Sunday, 9 February 2014


The blog is not dead. Or if it was, it's resurrected now.

A colleague of mine was posting to Google+ about Verkehr, which is a German word that makes childish foreigners giggle in so many ways. It means "traffic", at least most of the time. But then there is a hilarious word Geschlechtsverkehr, literally "gender traffic", which means (sexual) intercourse. In some contexts, plain "Verkehr" has this meaning, too. You got to appreciate the potential for bad jokes here - it's much greater than in English.

So in this context, I want to relay two jokes from my husband from his early German learning days:

1) "Fernverkehr (long-distance traffic)? That's like cybering, right?"

2) "Ersatzverkehr (substitute traffic)? That's when your wife is not at home, right?"

The actual topic for today (this month? this year?) is linguistic confusion related to colors.

I wrote earlier that "black socked" in Finnish (mustasukkainen) and "black sick" in Swedish (svartsjuk) means jealous.

"Blue socked", sinisukka, is a historical, negative term for a well-educated woman who's into science or literature, both in Finnish and in English.

Blue eyed in Finnish (sinisilmäinen) means a person who is naive and believes what others say, even if it's untrue.

Blue-eyed in English means favourite.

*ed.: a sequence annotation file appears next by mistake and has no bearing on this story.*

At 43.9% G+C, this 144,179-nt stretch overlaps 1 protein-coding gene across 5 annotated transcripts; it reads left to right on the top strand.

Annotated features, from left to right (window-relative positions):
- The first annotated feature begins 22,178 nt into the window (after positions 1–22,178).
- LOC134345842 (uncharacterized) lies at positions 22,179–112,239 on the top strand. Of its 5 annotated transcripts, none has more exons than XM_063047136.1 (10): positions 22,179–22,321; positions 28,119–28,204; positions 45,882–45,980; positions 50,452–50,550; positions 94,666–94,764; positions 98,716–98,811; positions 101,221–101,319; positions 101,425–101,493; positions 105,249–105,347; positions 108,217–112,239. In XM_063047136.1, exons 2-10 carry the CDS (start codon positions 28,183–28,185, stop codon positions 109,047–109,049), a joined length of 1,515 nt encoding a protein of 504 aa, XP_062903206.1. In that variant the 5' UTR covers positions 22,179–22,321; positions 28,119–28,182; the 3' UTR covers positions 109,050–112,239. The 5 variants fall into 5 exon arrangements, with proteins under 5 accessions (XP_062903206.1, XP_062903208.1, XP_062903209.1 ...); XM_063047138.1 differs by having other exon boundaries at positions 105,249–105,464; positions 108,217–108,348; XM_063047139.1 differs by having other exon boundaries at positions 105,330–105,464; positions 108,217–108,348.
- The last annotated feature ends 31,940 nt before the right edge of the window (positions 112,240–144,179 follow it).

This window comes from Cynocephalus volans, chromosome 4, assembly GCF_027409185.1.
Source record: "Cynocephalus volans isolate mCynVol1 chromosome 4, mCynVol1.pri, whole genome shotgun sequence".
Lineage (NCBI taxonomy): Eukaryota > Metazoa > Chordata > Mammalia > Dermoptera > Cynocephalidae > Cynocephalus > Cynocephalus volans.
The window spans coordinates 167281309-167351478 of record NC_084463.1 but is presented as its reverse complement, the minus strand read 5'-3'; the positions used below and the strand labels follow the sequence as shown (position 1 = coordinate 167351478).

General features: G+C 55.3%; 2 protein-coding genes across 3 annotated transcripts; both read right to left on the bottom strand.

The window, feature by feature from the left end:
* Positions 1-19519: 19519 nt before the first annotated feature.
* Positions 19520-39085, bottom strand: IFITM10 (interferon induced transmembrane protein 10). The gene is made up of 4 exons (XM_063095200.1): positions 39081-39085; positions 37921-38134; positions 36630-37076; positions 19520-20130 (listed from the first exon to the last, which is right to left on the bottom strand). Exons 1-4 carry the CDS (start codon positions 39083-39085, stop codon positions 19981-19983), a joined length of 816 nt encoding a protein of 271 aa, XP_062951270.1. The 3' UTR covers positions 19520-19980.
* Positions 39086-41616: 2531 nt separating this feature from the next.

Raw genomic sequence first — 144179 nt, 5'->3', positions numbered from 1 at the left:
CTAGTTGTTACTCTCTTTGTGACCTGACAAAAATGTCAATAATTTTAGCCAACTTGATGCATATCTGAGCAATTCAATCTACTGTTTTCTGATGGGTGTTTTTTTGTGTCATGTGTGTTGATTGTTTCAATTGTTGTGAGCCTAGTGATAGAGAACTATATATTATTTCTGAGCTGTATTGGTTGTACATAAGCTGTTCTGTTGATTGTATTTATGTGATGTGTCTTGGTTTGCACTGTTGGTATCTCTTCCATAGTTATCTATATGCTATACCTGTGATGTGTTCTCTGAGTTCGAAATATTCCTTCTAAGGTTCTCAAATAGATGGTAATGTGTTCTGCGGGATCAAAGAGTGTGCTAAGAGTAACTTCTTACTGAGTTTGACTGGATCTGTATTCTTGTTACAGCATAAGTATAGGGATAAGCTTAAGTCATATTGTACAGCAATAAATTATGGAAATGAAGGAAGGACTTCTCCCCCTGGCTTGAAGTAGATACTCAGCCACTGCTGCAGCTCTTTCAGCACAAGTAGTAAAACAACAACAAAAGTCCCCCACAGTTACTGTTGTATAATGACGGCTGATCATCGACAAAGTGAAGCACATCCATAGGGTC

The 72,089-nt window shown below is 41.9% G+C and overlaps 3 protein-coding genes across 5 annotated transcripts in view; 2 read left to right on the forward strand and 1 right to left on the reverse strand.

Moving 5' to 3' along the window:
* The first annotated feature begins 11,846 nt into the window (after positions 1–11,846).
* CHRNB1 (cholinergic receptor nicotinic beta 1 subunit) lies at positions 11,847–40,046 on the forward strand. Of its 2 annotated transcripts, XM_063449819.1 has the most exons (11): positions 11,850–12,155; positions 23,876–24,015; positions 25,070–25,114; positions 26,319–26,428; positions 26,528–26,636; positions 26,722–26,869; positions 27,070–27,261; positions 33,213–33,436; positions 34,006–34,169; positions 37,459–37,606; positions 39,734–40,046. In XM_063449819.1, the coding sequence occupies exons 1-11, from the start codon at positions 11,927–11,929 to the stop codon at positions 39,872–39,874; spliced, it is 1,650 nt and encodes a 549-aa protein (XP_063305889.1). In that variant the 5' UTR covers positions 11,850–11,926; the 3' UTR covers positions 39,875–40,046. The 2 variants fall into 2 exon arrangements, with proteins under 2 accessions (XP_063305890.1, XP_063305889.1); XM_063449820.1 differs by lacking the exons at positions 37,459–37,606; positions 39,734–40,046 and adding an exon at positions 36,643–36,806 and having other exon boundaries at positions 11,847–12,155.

"I'm blue" in English means "I'm feeling down / depressed".

The same in German, "Ich bin blau", means "I'm drunk".

Sidetrack: In most languages, "I'm full" means I've eaten enough. But in Swedish, "jag är full" means "I'm drunk", and "jag är mätt" means I've eaten enough. The adjective for this eaten-enough-state in Finnish is "kylläinen", and "kyllä" means "yes", so, no idea.

The sidetrack continues: Most languages have a word for the state when you've not hungry, but practically none have a word for the state when you're not thirsty. Germans have tried to fix this by inventing "sitt". ("Satt" is the word for the not-hungry state.)

"Green" in Finnish (vihreä), and in other languages, means inexperienced. "Yellow nose" in Finnish (keltanokka) means the same.

Being "green with envy" is quite universal, and so is "green thumb" (being good at gardening). And everybody knows "redneck".

"Brown nosing" in English is "brown tongue" (ruskea kieli) in Finnish. I guess our language is a bit more specific about what the act actually involves.

And to conclude the list: a recent addition, also used across language boundaries, is using "rainbow" as a qualifier, such as "rainbow family" ("Regenbogenfamilie" in German, "sateenkaariperhe" in Finnish).


  1. Both associations to blue eyed as naive as well as the green for inexperienced do as well exist in german, as "blauäugig" and "grün hinter den Ohren" (green behind his ears)

    1. In Finnish, if you're experienced, you're "wet behind the ears". Apparently in English too.